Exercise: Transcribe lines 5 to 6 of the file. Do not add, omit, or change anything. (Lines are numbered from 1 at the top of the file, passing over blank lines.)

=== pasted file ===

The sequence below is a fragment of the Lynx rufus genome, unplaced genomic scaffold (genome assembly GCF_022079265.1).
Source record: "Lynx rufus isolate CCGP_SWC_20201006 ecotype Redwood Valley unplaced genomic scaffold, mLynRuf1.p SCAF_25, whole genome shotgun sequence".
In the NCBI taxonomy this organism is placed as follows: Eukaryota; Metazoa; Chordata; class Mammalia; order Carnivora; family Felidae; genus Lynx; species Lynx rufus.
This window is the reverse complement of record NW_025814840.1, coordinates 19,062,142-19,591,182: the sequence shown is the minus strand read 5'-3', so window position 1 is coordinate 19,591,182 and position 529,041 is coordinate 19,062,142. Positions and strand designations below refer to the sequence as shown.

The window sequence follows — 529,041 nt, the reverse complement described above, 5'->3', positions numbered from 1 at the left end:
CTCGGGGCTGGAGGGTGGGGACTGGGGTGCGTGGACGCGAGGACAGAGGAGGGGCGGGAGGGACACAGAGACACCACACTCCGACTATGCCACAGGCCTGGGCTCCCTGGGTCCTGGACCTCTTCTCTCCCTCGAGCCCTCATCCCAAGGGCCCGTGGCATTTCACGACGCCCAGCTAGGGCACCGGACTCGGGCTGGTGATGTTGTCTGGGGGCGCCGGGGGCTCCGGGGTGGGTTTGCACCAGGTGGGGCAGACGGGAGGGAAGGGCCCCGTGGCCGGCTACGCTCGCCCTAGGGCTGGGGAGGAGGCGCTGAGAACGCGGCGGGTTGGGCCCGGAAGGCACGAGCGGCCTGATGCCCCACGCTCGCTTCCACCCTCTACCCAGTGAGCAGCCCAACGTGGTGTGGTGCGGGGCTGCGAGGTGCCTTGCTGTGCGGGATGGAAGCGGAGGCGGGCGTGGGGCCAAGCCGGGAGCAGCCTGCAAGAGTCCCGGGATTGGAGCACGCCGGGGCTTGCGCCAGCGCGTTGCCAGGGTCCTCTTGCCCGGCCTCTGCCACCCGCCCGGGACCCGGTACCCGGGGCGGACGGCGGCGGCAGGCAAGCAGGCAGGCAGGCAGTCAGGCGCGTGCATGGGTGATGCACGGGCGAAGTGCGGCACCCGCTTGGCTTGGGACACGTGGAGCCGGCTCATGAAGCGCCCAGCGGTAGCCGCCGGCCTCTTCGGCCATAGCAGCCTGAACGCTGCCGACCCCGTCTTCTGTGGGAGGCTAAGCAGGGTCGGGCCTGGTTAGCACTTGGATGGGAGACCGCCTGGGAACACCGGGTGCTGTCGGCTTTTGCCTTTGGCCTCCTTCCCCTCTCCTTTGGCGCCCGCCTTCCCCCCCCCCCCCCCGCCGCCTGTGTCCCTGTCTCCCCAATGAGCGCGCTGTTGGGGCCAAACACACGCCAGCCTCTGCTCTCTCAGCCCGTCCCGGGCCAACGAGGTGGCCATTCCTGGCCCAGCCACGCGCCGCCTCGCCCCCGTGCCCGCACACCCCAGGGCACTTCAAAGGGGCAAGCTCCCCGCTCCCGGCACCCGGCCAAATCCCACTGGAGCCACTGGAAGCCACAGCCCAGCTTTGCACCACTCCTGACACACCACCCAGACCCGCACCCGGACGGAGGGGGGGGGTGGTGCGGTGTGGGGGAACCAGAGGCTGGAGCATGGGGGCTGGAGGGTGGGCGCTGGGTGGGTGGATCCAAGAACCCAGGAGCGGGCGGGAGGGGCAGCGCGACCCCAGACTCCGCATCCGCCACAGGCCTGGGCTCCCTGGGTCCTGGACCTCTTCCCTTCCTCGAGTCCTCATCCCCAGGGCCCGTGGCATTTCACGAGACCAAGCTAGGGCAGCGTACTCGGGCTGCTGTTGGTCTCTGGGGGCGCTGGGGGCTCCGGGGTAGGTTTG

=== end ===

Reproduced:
The window sequence follows — 529,041 nt, the reverse complement described above, 5'->3', positions numbered from 1 at the left end:
CTCGGGGCTGGAGGGTGGGGACTGGGGTGCGTGGACGCGAGGACAGAGGAGGGGCGGGAGGGACACAGAGACACCACACTCCGACTATGCCACAGGCCTGGGCTCCCTGGGTCCTGGACCTCTTCTCTCCCTCGAGCCCTCATCCCAAGGGCCCGTGGCATTTCACGACGCCCAGCTAGGGCACCGGACTCGGGCTGGTGATGTTGTCTGGGGGCGCCGGGGGCTCCGGGGTGGGTTTGCACCAGGTGGGGCAGACGGGAGGGAAGGGCCCCGTGGCCGGCTACGCTCGCCCTAGGGCTGGGGAGGAGGCGCTGAGAACGCGGCGGGTTGGGCCCGGAAGGCACGAGCGGCCTGATGCCCCACGCTCGCTTCCACCCTCTACCCAGTGAGCAGCCCAACGTGGTGTGGTGCGGGGCTGCGAGGTGCCTTGCTGTGCGGGATGGAAGCGGAGGCGGGCGTGGGGCCAAGCCGGGAGCAGCCTGCAAGAGTCCCGGGATTGGAGCACGCCGGGGCTTGCGCCAGCGCGTTGCCAGGGTCCTCTTGCCCGGCCTCTGCCACCCGCCCGGGACCCGGTACCCGGGGCGGACGGCGGCGGCAGGCAAGCAGGCAGGCAGGCAGTCAGGCGCGTGCATGGGTGATGCACGGGCGAAGTGCGGCACCCGCTTGGCTTGGGACACGTGGAGCCGGCTCATGAAGCGCCCAGCGGTAGCCGCCGGCCTCTTCGGCCATAGCAGCCTGAACGCTGCCGACCCCGTCTTCTGTGGGAGGCTAAGCAGGGTCGGGCCTGGTTAGCACTTGGATGGGAGACCGCCTGGGAACACCGGGTGCTGTCGGCTTTTGCCTTTGGCCTCCTTCCCCTCTCCTTTGGCGCCCGCCTTCCCCCCCCCCCCCCCGCCGCCTGTGTCCCTGTCTCCCCAATGAGCGCGCTGTTGGGGCCAAACACACGCCAGCCTCTGCTCTCTCAGCCCGTCCCGGGCCAACGAGGTGGCCATTCCTGGCCCAGCCACGCGCCGCCTCGCCCCCGTGCCCGCACACCCCAGGGCACTTCAAAGGGGCAAGCTCCCCGCTCCCGGCACCCGGCCAAATCCCACTGGAGCCACTGGAAGCCACAGCCCAGCTTTGCACCACTCCTGACACACCACCCAGACCCGCACCCGGACGGAGGGGGGGGGTGGTGCGGTGTGGGGGAACCAGAGGCTGGAGCATGGGGGCTGGAGGGTGGGCGCTGGGTGGGTGGATCCAAGAACCCAGGAGCGGGCGGGAGGGGCAGCGCGACCCCAGACTCCGCATCCGCCACAGGCCTGGGCTCCCTGGGTCCTGGACCTCTTCCCTTCCTCGAGTCCTCATCCCCAGGGCCCGTGGCATTTCACGAGACCAAGCTAGGGCAGCGTACTCGGGCTGCTGTTGGTCTCTGGGGGCGCTGGGGGCTCCGGGGTAGGTTTG